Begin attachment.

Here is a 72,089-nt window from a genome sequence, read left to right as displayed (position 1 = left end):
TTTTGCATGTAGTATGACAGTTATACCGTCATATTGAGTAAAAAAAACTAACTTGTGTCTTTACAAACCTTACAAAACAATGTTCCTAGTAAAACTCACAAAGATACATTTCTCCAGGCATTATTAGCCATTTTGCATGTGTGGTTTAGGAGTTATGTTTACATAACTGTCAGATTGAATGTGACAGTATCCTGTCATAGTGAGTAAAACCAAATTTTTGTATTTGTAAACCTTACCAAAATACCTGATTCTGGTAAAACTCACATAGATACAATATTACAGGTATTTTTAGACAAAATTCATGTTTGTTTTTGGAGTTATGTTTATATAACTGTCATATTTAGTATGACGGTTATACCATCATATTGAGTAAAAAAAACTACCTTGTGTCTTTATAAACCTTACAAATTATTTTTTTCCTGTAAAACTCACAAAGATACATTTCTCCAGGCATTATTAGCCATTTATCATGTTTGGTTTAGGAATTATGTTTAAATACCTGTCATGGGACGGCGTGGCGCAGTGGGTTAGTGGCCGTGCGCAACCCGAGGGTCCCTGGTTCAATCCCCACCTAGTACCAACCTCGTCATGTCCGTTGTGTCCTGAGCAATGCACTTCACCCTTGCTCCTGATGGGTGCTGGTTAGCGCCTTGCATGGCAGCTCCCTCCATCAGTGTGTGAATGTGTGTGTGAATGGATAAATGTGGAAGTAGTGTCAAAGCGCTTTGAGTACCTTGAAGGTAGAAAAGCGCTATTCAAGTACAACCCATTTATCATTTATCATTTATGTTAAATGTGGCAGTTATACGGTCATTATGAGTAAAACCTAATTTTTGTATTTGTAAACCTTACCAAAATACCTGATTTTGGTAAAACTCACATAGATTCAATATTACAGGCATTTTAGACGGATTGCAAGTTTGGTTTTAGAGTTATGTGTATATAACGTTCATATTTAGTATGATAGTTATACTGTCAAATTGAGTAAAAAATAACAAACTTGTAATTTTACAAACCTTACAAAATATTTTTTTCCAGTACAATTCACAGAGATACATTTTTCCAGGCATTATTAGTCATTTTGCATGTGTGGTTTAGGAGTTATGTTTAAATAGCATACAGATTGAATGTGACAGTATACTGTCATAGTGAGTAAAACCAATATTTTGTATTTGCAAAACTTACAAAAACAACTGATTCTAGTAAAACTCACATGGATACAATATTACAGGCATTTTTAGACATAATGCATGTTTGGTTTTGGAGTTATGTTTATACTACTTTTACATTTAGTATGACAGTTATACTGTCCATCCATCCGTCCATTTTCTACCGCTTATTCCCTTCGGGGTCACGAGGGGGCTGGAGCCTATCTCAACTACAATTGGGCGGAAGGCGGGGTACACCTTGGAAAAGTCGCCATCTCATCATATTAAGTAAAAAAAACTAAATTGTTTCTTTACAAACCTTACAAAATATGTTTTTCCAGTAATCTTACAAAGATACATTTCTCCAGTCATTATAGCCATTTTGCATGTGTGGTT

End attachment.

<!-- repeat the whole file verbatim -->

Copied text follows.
Here is a 72,089-nt window from a genome sequence, read left to right as displayed (position 1 = left end):
TTTTGCATGTAGTATGACAGTTATACCGTCATATTGAGTAAAAAAAACTAACTTGTGTCTTTACAAACCTTACAAAACAATGTTCCTAGTAAAACTCACAAAGATACATTTCTCCAGGCATTATTAGCCATTTTGCATGTGTGGTTTAGGAGTTATGTTTACATAACTGTCAGATTGAATGTGACAGTATCCTGTCATAGTGAGTAAAACCAAATTTTTGTATTTGTAAACCTTACCAAAATACCTGATTCTGGTAAAACTCACATAGATACAATATTACAGGTATTTTTAGACAAAATTCATGTTTGTTTTTGGAGTTATGTTTATATAACTGTCATATTTAGTATGACGGTTATACCATCATATTGAGTAAAAAAAACTACCTTGTGTCTTTATAAACCTTACAAATTATTTTTTTCCTGTAAAACTCACAAAGATACATTTCTCCAGGCATTATTAGCCATTTATCATGTTTGGTTTAGGAATTATGTTTAAATACCTGTCATGGGACGGCGTGGCGCAGTGGGTTAGTGGCCGTGCGCAACCCGAGGGTCCCTGGTTCAATCCCCACCTAGTACCAACCTCGTCATGTCCGTTGTGTCCTGAGCAATGCACTTCACCCTTGCTCCTGATGGGTGCTGGTTAGCGCCTTGCATGGCAGCTCCCTCCATCAGTGTGTGAATGTGTGTGTGAATGGATAAATGTGGAAGTAGTGTCAAAGCGCTTTGAGTACCTTGAAGGTAGAAAAGCGCTATTCAAGTACAACCCATTTATCATTTATCATTTATGTTAAATGTGGCAGTTATACGGTCATTATGAGTAAAACCTAATTTTTGTATTTGTAAACCTTACCAAAATACCTGATTTTGGTAAAACTCACATAGATTCAATATTACAGGCATTTTAGACGGATTGCAAGTTTGGTTTTAGAGTTATGTGTATATAACGTTCATATTTAGTATGATAGTTATACTGTCAAATTGAGTAAAAAATAACAAACTTGTAATTTTACAAACCTTACAAAATATTTTTTTCCAGTACAATTCACAGAGATACATTTTTCCAGGCATTATTAGTCATTTTGCATGTGTGGTTTAGGAGTTATGTTTAAATAGCATACAGATTGAATGTGACAGTATACTGTCATAGTGAGTAAAACCAATATTTTGTATTTGCAAAACTTACAAAAACAACTGATTCTAGTAAAACTCACATGGATACAATATTACAGGCATTTTTAGACATAATGCATGTTTGGTTTTGGAGTTATGTTTATACTACTTTTACATTTAGTATGACAGTTATACTGTCCATCCATCCGTCCATTTTCTACCGCTTATTCCCTTCGGGGTCACGAGGGGGCTGGAGCCTATCTCAACTACAATTGGGCGGAAGGCGGGGTACACCTTGGAAAAGTCGCCATCTCATCATATTAAGTAAAAAAAACTAAATTGTTTCTTTACAAACCTTACAAAATATGTTTTTCCAGTAATCTTACAAAGATACATTTCTCCAGTCATTATAGCCATTTTGCATGTGTGGTT